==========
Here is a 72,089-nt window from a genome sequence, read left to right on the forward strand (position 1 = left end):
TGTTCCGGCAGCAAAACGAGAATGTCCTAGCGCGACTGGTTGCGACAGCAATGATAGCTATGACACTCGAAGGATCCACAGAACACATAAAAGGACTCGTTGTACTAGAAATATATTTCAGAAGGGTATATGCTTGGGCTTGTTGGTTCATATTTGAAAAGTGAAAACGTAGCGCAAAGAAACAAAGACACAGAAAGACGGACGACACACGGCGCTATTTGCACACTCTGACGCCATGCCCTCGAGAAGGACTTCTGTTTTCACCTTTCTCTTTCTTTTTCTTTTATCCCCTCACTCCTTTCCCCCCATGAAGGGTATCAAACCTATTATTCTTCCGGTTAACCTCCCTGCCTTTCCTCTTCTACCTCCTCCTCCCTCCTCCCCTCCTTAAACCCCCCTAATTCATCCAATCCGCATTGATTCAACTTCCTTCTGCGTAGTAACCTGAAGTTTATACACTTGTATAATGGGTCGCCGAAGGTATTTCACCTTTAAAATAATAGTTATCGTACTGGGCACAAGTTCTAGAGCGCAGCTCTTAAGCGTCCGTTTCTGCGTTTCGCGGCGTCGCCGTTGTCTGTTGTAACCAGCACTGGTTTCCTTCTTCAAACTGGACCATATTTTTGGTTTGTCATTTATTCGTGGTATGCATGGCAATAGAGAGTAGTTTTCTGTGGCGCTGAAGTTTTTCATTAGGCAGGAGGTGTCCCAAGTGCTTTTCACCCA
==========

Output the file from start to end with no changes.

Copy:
Here is a 72,089-nt window from a genome sequence, read left to right on the forward strand (position 1 = left end):
TGTTCCGGCAGCAAAACGAGAATGTCCTAGCGCGACTGGTTGCGACAGCAATGATAGCTATGACACTCGAAGGATCCACAGAACACATAAAAGGACTCGTTGTACTAGAAATATATTTCAGAAGGGTATATGCTTGGGCTTGTTGGTTCATATTTGAAAAGTGAAAACGTAGCGCAAAGAAACAAAGACACAGAAAGACGGACGACACACGGCGCTATTTGCACACTCTGACGCCATGCCCTCGAGAAGGACTTCTGTTTTCACCTTTCTCTTTCTTTTTCTTTTATCCCCTCACTCCTTTCCCCCCATGAAGGGTATCAAACCTATTATTCTTCCGGTTAACCTCCCTGCCTTTCCTCTTCTACCTCCTCCTCCCTCCTCCCCTCCTTAAACCCCCCTAATTCATCCAATCCGCATTGATTCAACTTCCTTCTGCGTAGTAACCTGAAGTTTATACACTTGTATAATGGGTCGCCGAAGGTATTTCACCTTTAAAATAATAGTTATCGTACTGGGCACAAGTTCTAGAGCGCAGCTCTTAAGCGTCCGTTTCTGCGTTTCGCGGCGTCGCCGTTGTCTGTTGTAACCAGCACTGGTTTCCTTCTTCAAACTGGACCATATTTTTGGTTTGTCATTTATTCGTGGTATGCATGGCAATAGAGAGTAGTTTTCTGTGGCGCTGAAGTTTTTCATTAGGCAGGAGGTGTCCCAAGTGCTTTTCACCCA